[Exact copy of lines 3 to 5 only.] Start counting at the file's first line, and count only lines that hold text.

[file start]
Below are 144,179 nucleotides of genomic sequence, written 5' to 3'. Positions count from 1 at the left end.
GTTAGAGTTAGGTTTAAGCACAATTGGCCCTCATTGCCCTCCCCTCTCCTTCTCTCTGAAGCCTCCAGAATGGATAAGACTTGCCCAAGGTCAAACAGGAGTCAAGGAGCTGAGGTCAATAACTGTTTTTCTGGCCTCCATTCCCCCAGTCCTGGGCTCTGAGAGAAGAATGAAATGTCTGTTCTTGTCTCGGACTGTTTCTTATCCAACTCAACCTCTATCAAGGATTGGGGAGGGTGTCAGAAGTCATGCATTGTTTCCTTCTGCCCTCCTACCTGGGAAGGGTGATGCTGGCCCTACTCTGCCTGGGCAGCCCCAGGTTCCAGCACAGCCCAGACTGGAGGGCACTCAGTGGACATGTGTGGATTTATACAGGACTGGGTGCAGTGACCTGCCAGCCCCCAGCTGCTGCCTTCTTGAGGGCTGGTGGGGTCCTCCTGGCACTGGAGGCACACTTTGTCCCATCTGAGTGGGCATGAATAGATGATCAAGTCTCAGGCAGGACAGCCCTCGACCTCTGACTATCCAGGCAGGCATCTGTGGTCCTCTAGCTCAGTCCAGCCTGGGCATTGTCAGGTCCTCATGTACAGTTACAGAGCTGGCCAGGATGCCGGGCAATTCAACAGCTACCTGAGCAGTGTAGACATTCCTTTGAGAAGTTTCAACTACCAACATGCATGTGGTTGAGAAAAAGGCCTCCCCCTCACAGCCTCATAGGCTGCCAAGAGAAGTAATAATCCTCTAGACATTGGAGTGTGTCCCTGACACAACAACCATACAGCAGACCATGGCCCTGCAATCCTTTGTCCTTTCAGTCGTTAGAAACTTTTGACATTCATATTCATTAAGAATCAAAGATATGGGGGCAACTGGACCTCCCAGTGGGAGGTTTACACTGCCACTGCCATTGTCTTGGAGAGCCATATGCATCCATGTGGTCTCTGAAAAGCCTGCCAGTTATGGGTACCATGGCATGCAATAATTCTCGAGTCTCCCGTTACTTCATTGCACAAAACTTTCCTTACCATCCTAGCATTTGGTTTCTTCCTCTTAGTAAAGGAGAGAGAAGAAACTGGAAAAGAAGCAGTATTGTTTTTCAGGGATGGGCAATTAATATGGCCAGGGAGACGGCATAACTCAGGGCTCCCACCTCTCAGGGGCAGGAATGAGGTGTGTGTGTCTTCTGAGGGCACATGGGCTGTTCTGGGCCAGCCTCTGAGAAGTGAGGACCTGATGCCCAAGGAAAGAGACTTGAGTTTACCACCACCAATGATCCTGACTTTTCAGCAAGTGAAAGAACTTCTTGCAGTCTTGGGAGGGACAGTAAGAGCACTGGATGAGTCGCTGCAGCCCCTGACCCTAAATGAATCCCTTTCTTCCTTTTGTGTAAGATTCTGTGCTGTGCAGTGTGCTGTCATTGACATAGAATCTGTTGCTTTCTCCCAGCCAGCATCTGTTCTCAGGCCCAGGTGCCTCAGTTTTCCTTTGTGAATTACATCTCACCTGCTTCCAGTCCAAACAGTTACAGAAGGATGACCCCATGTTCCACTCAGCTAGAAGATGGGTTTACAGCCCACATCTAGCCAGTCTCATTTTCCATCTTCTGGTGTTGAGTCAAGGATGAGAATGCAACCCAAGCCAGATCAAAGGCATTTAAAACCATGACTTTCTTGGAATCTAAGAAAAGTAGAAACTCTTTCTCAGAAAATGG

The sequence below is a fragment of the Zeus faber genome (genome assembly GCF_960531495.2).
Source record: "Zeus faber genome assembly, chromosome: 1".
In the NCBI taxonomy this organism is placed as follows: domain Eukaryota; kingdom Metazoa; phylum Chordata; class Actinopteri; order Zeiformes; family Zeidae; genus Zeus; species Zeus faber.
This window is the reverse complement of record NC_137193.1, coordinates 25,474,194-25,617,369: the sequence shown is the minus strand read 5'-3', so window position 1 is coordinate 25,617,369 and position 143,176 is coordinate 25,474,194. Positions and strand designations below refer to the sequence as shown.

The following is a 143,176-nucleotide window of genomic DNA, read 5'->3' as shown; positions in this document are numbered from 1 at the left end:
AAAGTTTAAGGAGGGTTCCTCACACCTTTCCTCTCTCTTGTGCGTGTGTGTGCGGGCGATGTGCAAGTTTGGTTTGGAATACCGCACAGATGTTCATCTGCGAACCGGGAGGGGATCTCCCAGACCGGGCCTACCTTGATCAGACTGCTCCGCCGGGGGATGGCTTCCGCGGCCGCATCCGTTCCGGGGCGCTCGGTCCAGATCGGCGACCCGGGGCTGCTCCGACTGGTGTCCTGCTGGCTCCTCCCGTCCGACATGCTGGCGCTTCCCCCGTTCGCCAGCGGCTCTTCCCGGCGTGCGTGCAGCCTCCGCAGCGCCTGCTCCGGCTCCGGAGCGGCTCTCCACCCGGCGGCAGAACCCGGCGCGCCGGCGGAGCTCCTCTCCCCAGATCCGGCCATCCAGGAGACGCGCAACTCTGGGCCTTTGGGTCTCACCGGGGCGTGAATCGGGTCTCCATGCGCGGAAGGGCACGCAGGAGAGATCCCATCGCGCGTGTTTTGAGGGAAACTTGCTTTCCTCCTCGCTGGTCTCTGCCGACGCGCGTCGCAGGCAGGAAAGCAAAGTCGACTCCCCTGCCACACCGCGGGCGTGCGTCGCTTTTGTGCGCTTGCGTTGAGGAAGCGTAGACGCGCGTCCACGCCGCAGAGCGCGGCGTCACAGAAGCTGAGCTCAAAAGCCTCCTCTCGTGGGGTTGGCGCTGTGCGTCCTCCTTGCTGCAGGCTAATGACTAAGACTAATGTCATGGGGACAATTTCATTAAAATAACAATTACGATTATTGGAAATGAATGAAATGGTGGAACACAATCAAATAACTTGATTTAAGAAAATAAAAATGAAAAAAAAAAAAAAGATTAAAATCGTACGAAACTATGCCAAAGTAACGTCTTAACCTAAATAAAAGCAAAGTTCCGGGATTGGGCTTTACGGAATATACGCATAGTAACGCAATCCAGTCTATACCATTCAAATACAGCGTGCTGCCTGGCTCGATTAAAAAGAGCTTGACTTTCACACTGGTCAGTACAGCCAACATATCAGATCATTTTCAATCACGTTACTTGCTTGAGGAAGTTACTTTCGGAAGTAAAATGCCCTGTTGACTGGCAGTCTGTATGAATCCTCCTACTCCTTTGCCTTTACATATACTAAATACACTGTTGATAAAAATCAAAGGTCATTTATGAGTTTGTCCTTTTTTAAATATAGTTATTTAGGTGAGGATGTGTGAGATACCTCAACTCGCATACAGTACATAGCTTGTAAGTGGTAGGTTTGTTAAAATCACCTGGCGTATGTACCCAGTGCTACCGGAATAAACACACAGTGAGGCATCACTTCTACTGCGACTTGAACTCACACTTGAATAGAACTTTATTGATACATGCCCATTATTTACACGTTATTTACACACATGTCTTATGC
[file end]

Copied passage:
The sequence below is a fragment of the Zeus faber genome (genome assembly GCF_960531495.2).
Source record: "Zeus faber genome assembly, chromosome: 1".
In the NCBI taxonomy this organism is placed as follows: domain Eukaryota; kingdom Metazoa; phylum Chordata; class Actinopteri; order Zeiformes; family Zeidae; genus Zeus; species Zeus faber.